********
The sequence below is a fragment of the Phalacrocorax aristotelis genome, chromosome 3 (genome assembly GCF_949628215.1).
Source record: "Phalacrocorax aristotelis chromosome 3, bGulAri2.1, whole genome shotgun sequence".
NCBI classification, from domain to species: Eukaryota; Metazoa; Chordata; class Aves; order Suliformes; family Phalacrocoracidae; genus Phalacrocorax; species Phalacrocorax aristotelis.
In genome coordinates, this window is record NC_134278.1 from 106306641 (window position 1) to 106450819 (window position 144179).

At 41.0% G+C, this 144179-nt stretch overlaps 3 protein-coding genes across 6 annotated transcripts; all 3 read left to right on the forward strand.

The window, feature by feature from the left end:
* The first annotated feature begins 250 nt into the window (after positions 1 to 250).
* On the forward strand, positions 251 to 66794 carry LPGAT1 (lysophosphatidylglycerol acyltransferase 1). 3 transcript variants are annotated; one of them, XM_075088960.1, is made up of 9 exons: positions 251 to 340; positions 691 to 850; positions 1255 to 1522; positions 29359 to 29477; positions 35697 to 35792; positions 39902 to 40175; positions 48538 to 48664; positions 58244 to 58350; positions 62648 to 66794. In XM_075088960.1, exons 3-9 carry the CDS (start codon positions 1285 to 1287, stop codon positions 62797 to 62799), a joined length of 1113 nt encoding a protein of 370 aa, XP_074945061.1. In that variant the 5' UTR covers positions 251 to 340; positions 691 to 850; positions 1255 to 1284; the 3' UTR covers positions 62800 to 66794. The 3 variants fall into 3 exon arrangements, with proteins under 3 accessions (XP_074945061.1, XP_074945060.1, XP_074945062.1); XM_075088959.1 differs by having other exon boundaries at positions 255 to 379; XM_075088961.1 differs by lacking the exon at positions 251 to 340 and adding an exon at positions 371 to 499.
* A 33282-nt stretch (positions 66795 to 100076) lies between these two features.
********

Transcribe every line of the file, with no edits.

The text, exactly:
The sequence below is a fragment of the Phalacrocorax aristotelis genome, chromosome 3 (genome assembly GCF_949628215.1).
Source record: "Phalacrocorax aristotelis chromosome 3, bGulAri2.1, whole genome shotgun sequence".
NCBI classification, from domain to species: Eukaryota; Metazoa; Chordata; class Aves; order Suliformes; family Phalacrocoracidae; genus Phalacrocorax; species Phalacrocorax aristotelis.
In genome coordinates, this window is record NC_134278.1 from 106306641 (window position 1) to 106450819 (window position 144179).

At 41.0% G+C, this 144179-nt stretch overlaps 3 protein-coding genes across 6 annotated transcripts; all 3 read left to right on the forward strand.

The window, feature by feature from the left end:
* The first annotated feature begins 250 nt into the window (after positions 1 to 250).
* On the forward strand, positions 251 to 66794 carry LPGAT1 (lysophosphatidylglycerol acyltransferase 1). 3 transcript variants are annotated; one of them, XM_075088960.1, is made up of 9 exons: positions 251 to 340; positions 691 to 850; positions 1255 to 1522; positions 29359 to 29477; positions 35697 to 35792; positions 39902 to 40175; positions 48538 to 48664; positions 58244 to 58350; positions 62648 to 66794. In XM_075088960.1, exons 3-9 carry the CDS (start codon positions 1285 to 1287, stop codon positions 62797 to 62799), a joined length of 1113 nt encoding a protein of 370 aa, XP_074945061.1. In that variant the 5' UTR covers positions 251 to 340; positions 691 to 850; positions 1255 to 1284; the 3' UTR covers positions 62800 to 66794. The 3 variants fall into 3 exon arrangements, with proteins under 3 accessions (XP_074945061.1, XP_074945060.1, XP_074945062.1); XM_075088959.1 differs by having other exon boundaries at positions 255 to 379; XM_075088961.1 differs by lacking the exon at positions 251 to 340 and adding an exon at positions 371 to 499.
* A 33282-nt stretch (positions 66795 to 100076) lies between these two features.